December 2, 2007 / 22 Kislev 5768
“I’m having the most amazing time,” says David Gluck. The Australian business law student is in Israel as part of Kivunim - New Directions, a new program that offers young Jewish adults the opportunity to explore not only their homeland, but other countries around the world including Morocco, Greece, Turkey, India, Lithuania, Egypt, Spain, Poland, Czech Republic, Hungary, and Jordan. “It's an opportunity to see the world, to acquire a global consciousness, and to understand Jewish history," explains David.
David Gluck (r) with Kivunim friends at an ancient synagogue in Veria, Greece.
The nine-month Kivunim program is part of MASA – a joint initiative of the Israeli government and the Jewish Agency that has brought tens of thousands of young Jews to Israel since its inception in 2004. Participants, ages 18-30, can choose from more than 150 long-term educational and volunteer programs that last from one semester to one year. These programs give young people the chance to make Israel their own – to learn Hebrew, to interact with Israelis, and to actively contribute to strengthening the country.
The MASA experience is transformative; young Jews from around the world return to their communities engaged, inspired and connected. This year, more than 8,000 young Jews will come to Israel as part of MASA and the goal is to bring that number up to 20,000 each year. All participants receive grants of at least $2,000 and need-based scholarships are also available. This support is made possible through the generosity of Jewish Federations across North America, the UJC, Keren Hayesod-UIA and donors in Israel around the world.
“To be a MASA program, you need several components,” explains the Jewish Agency's Meryl Weissman. “There needs to be study of Zionism, Judaism and Hebrew. Participants also must have the opportunity to experience Israel, volunteer in some capacity, and meet Israelis. But each program takes its own direction and tries to reach a different population.”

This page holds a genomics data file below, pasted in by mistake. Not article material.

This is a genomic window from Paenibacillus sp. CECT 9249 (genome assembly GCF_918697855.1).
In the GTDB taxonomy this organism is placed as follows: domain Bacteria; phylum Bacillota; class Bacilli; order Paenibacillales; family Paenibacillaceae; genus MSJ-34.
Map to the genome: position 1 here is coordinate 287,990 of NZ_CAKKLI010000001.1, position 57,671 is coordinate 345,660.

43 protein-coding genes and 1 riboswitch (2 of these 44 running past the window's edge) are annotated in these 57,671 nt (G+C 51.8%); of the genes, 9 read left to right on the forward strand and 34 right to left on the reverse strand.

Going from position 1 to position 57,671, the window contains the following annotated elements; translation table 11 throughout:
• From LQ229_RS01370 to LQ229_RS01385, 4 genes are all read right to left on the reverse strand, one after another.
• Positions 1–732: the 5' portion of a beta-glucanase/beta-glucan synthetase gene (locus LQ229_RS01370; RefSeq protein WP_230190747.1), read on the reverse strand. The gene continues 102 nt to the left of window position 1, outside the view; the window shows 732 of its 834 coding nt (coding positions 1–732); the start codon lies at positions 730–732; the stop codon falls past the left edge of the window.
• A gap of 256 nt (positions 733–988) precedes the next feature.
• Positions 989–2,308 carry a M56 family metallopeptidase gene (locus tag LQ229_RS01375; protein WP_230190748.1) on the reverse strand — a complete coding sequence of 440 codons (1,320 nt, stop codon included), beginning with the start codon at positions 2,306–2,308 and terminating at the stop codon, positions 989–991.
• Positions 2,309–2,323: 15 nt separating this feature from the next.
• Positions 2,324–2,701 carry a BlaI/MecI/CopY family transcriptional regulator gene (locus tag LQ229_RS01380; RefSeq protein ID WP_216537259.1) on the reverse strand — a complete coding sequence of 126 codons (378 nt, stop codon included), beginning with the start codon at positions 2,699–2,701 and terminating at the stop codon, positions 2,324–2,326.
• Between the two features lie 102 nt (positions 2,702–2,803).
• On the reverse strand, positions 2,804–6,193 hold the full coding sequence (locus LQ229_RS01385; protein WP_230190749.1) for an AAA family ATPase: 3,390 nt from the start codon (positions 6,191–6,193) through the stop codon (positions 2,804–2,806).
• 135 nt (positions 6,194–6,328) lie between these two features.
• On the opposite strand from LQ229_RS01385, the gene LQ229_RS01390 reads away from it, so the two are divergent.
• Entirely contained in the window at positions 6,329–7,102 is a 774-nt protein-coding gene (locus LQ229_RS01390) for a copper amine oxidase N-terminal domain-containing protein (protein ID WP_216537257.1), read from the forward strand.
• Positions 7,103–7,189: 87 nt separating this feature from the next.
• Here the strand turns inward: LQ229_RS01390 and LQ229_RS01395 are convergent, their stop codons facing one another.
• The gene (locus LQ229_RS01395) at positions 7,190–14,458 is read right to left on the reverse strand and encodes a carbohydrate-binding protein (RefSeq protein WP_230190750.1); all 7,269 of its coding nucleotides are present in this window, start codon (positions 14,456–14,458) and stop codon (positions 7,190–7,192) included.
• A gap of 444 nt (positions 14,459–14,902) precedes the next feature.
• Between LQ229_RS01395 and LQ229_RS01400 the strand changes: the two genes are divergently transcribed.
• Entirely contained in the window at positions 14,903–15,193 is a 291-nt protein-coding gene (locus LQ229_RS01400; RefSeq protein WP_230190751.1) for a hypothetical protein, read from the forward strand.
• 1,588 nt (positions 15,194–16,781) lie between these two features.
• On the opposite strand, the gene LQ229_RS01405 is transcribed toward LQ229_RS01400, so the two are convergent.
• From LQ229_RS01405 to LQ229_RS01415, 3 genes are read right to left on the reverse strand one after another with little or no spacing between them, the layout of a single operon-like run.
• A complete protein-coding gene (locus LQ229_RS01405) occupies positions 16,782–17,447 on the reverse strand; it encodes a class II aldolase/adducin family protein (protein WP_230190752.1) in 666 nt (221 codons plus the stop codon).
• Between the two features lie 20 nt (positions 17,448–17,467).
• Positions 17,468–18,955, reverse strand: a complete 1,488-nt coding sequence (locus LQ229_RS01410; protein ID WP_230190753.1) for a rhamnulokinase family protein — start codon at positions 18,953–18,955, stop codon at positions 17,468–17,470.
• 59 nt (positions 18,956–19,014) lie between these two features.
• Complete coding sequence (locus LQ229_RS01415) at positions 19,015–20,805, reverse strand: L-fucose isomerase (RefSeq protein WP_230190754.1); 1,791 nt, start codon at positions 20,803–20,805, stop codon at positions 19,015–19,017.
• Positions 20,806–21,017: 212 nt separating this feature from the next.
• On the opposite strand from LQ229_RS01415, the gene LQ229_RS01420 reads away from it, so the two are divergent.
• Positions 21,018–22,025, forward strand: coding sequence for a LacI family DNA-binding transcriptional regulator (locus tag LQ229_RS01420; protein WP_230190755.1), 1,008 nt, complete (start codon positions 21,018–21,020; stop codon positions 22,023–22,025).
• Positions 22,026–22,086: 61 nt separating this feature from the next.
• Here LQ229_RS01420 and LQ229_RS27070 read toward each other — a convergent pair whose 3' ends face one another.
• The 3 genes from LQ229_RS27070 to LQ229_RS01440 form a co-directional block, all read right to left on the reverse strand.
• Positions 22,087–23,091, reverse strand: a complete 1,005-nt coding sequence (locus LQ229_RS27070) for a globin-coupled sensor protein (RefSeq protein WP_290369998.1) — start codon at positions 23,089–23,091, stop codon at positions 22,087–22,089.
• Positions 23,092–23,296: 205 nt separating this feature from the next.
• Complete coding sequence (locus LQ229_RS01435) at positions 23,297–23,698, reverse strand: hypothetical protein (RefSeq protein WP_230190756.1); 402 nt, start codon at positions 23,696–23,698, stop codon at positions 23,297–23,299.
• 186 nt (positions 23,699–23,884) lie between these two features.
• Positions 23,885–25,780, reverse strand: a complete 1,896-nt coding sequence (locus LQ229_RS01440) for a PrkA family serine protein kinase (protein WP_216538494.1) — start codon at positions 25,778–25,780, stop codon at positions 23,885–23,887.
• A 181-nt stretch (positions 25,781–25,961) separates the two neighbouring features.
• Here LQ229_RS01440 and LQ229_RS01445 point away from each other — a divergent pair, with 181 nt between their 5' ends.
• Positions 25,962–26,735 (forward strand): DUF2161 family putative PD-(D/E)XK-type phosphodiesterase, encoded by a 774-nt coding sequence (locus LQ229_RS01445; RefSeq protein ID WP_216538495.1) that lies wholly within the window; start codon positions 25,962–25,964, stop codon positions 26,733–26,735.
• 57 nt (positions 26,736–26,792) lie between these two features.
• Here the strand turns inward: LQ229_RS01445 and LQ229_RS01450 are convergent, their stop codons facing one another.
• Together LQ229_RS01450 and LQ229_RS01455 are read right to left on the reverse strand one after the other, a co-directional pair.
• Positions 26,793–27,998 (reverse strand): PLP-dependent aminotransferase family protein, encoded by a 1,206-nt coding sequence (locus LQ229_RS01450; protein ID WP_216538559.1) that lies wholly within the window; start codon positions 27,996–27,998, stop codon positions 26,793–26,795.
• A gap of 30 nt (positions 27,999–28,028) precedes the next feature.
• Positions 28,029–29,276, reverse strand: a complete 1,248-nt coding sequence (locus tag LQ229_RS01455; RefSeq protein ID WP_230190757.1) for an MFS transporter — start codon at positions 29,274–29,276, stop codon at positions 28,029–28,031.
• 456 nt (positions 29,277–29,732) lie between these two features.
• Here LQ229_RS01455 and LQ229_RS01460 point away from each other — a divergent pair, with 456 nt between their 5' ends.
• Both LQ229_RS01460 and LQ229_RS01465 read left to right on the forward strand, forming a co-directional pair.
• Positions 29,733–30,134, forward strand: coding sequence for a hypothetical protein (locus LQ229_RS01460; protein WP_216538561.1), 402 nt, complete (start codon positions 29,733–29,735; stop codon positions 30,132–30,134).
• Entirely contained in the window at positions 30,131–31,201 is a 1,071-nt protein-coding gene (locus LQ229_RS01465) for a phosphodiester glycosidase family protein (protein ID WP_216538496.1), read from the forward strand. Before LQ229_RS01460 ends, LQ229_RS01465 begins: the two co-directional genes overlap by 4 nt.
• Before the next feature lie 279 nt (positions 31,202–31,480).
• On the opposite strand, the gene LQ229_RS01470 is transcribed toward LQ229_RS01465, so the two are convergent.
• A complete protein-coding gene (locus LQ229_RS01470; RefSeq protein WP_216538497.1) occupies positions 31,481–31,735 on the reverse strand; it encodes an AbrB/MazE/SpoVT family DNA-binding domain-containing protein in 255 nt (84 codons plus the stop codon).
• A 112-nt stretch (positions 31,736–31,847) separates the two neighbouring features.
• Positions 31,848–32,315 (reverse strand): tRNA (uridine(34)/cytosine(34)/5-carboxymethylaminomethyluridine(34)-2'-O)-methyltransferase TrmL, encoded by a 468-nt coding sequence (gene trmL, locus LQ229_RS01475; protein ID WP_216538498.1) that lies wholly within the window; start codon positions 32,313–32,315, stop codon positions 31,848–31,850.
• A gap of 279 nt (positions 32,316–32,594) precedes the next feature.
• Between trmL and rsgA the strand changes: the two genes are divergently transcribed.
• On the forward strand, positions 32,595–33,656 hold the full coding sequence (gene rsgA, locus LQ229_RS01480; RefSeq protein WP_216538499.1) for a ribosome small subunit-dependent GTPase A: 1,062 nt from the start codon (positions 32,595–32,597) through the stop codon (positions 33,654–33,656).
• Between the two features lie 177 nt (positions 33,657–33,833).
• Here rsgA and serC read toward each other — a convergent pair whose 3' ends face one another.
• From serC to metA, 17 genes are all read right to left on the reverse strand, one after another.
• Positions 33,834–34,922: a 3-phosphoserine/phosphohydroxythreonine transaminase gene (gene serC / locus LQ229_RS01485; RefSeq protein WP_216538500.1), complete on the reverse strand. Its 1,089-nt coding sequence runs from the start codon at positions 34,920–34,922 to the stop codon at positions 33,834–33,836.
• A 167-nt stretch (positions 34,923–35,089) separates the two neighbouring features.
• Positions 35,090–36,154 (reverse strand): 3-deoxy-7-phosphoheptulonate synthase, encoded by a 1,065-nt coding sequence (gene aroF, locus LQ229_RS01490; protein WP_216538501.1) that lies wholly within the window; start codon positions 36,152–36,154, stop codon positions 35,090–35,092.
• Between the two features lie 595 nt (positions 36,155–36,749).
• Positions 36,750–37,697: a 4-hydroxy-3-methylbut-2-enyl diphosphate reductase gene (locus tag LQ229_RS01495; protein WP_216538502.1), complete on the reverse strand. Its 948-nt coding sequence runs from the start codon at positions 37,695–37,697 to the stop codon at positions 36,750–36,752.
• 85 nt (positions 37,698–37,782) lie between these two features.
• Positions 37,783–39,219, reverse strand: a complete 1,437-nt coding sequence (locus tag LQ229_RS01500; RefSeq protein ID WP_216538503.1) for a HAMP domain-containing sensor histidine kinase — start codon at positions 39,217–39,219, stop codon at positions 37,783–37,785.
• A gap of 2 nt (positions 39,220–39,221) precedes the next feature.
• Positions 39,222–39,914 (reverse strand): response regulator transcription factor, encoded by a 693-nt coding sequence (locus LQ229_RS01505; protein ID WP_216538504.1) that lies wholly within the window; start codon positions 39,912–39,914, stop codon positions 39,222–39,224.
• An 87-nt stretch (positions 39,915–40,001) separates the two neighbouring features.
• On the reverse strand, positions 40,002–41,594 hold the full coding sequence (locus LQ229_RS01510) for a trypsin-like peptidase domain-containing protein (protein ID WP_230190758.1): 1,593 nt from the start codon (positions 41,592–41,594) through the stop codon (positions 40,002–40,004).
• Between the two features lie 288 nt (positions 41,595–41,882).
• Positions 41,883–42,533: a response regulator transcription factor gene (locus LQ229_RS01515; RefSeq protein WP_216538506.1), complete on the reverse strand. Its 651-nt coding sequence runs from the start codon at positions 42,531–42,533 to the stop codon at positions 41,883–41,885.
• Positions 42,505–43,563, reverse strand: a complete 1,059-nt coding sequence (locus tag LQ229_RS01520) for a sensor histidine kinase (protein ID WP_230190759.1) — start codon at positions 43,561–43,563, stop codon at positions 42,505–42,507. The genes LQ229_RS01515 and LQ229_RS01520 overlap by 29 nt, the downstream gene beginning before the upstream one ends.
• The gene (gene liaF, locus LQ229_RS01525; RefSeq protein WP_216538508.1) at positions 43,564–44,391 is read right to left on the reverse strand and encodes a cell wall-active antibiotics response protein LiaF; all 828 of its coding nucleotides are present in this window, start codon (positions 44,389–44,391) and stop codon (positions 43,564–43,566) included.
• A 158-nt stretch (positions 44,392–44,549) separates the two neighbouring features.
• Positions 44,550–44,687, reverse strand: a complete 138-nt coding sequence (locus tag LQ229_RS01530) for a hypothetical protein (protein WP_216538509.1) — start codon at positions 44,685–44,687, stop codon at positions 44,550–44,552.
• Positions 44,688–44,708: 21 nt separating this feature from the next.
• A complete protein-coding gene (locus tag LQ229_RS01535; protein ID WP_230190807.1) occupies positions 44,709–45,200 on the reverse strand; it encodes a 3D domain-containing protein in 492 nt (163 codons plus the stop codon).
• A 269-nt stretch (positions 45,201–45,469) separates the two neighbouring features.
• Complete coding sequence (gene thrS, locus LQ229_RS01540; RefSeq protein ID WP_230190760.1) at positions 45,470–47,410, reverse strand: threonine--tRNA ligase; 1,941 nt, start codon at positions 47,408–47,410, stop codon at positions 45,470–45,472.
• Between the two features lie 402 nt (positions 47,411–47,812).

Kivunim combines all of these elements. Designed for 18 and 19-year-olds in their gap year – the year between graduating high school and starting college – Kivunim participants are home-based in Jerusalem at Kibbutz Ramat Rachel. Since the group arrived a few months ago they have visited many of the traditional tourist spots in Israel including the Old City, Masada and the Dead Sea. But they are also enjoying all kinds of unique and compelling experiences – they spent two days traveling in the desert with one of the world's foremost experts on Beduins; they visited the Temple Mount and the Dome of the Rock where they learned about Islam in anticipation of their trips to Turkey and Morocco; and they lived alongside Israeli Arabs in the northern village of Mazraa as part of a special unit exploring coexistence.
A few weeks ago, David spent the weekend at a security seminar. “We saw the security fence, we learned about it, heard talks from professors and journalists and activists, and that was only one of many activities,” he says. Kivunim participants also volunteer on a weekly basis. “I go to an old age home and a soup kitchen," says David. "And other people are doing everything from working with babies to helping people with disabilities, a whole range of volunteer jobs.”
Clearly, though, the highlight of the trip is the world travel. “Our focus when we travel is Jewish history, meeting the Jewish leaders there and seeing the Jewish community,” explains David. There is also a Jewish roots component. David’s family is originally from Hungary, so he brought documents and photos in order to do some searching when he visits the country. “It’s a great mixture of having fun but also learning a lot,” he says. “Learning languages, meeting interesting people, it’s really amazing.”
For David, Kivunim is turning out to be the opportunity of a lifetime. “It’s a very pluralistic program,” says David. “There are people on the program from all walks of Jewish life. It’s also nonsectarian – there are Orthodox, Reform and Conservative kids, and it makes for some lively conversations and interesting practices. It has opened me up to seeing things that I’ve never seen before. It’s great.”